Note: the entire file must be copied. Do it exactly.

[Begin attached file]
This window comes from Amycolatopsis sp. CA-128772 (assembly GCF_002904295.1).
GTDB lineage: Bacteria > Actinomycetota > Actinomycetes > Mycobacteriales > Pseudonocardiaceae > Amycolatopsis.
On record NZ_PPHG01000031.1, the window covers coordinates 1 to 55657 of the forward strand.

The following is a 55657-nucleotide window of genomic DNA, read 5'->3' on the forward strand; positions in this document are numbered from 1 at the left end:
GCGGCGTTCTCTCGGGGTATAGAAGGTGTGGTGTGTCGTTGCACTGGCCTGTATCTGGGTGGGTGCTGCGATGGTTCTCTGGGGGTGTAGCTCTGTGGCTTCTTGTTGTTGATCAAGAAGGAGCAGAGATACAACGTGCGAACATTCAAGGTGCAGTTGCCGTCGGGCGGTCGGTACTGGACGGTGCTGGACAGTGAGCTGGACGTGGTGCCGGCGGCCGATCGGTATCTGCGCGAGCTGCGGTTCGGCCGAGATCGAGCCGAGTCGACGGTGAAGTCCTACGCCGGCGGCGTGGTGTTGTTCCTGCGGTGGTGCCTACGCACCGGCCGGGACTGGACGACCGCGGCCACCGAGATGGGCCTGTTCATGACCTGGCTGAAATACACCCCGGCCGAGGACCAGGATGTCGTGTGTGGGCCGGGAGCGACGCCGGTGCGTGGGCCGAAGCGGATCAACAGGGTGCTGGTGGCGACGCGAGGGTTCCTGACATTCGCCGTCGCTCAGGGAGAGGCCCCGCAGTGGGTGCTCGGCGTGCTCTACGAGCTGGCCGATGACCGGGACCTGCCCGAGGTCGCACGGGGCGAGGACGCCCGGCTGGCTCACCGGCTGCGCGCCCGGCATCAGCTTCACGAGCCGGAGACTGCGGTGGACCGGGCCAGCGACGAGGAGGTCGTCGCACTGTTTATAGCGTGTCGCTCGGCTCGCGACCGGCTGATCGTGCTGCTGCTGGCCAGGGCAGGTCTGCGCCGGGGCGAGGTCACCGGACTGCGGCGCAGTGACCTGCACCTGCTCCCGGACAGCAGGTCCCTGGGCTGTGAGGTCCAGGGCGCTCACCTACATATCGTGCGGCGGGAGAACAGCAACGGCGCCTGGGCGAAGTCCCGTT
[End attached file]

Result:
This window comes from Amycolatopsis sp. CA-128772 (assembly GCF_002904295.1).
GTDB lineage: Bacteria > Actinomycetota > Actinomycetes > Mycobacteriales > Pseudonocardiaceae > Amycolatopsis.
On record NZ_PPHG01000031.1, the window covers coordinates 1 to 55657 of the forward strand.

The following is a 55657-nucleotide window of genomic DNA, read 5'->3' on the forward strand; positions in this document are numbered from 1 at the left end:
GCGGCGTTCTCTCGGGGTATAGAAGGTGTGGTGTGTCGTTGCACTGGCCTGTATCTGGGTGGGTGCTGCGATGGTTCTCTGGGGGTGTAGCTCTGTGGCTTCTTGTTGTTGATCAAGAAGGAGCAGAGATACAACGTGCGAACATTCAAGGTGCAGTTGCCGTCGGGCGGTCGGTACTGGACGGTGCTGGACAGTGAGCTGGACGTGGTGCCGGCGGCCGATCGGTATCTGCGCGAGCTGCGGTTCGGCCGAGATCGAGCCGAGTCGACGGTGAAGTCCTACGCCGGCGGCGTGGTGTTGTTCCTGCGGTGGTGCCTACGCACCGGCCGGGACTGGACGACCGCGGCCACCGAGATGGGCCTGTTCATGACCTGGCTGAAATACACCCCGGCCGAGGACCAGGATGTCGTGTGTGGGCCGGGAGCGACGCCGGTGCGTGGGCCGAAGCGGATCAACAGGGTGCTGGTGGCGACGCGAGGGTTCCTGACATTCGCCGTCGCTCAGGGAGAGGCCCCGCAGTGGGTGCTCGGCGTGCTCTACGAGCTGGCCGATGACCGGGACCTGCCCGAGGTCGCACGGGGCGAGGACGCCCGGCTGGCTCACCGGCTGCGCGCCCGGCATCAGCTTCACGAGCCGGAGACTGCGGTGGACCGGGCCAGCGACGAGGAGGTCGTCGCACTGTTTATAGCGTGTCGCTCGGCTCGCGACCGGCTGATCGTGCTGCTGCTGGCCAGGGCAGGTCTGCGCCGGGGCGAGGTCACCGGACTGCGGCGCAGTGACCTGCACCTGCTCCCGGACAGCAGGTCCCTGGGCTGTGAGGTCCAGGGCGCTCACCTACATATCGTGCGGCGGGAGAACAGCAACGGCGCCTGGGCGAAGTCCCGTT